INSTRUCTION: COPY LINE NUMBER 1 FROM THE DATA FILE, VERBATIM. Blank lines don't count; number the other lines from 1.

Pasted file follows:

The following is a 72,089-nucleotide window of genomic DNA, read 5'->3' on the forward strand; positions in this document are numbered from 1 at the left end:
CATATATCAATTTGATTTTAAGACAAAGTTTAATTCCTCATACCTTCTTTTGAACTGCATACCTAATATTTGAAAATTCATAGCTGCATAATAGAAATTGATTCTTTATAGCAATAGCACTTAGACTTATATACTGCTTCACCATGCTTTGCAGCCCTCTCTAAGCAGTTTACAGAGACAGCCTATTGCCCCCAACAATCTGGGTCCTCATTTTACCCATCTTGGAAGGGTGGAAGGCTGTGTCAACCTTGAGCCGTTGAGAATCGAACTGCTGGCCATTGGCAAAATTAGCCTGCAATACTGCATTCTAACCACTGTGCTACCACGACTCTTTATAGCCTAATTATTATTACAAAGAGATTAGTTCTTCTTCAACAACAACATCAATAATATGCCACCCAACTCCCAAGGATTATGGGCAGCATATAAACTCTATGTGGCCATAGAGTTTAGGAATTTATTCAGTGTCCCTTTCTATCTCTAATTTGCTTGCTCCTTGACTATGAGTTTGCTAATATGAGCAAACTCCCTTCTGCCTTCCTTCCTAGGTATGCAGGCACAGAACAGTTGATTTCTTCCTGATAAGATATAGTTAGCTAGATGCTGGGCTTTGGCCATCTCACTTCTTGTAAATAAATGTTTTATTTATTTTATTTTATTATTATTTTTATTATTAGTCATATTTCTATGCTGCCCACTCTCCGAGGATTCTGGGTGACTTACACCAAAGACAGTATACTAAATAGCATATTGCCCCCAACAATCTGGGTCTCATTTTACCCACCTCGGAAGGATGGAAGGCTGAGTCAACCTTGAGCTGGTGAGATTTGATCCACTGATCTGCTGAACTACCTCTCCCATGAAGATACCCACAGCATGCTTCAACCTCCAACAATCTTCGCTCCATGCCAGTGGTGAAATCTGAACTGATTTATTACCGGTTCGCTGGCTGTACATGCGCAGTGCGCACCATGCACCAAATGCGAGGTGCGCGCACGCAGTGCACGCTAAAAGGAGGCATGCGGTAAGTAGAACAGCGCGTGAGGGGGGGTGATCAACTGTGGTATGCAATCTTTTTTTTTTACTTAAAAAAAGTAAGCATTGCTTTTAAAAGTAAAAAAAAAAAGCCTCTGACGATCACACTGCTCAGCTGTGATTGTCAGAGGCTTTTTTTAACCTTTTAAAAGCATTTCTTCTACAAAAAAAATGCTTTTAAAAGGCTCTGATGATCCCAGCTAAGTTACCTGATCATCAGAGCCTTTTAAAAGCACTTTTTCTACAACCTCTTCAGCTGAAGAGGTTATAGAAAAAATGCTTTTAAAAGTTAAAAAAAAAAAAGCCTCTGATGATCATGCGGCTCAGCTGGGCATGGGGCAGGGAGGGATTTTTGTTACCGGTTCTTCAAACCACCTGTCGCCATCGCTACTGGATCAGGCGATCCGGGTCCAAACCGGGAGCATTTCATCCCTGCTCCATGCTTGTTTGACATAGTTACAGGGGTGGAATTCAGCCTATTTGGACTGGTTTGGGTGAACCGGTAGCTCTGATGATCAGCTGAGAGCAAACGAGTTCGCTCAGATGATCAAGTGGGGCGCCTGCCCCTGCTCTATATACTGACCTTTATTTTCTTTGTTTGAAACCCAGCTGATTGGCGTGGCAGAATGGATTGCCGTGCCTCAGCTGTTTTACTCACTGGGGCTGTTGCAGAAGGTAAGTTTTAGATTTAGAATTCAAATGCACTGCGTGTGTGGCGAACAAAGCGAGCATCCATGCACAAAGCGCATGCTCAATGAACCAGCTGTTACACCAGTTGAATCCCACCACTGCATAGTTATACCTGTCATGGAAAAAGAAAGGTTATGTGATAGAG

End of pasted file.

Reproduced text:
The following is a 72,089-nucleotide window of genomic DNA, read 5'->3' on the forward strand; positions in this document are numbered from 1 at the left end: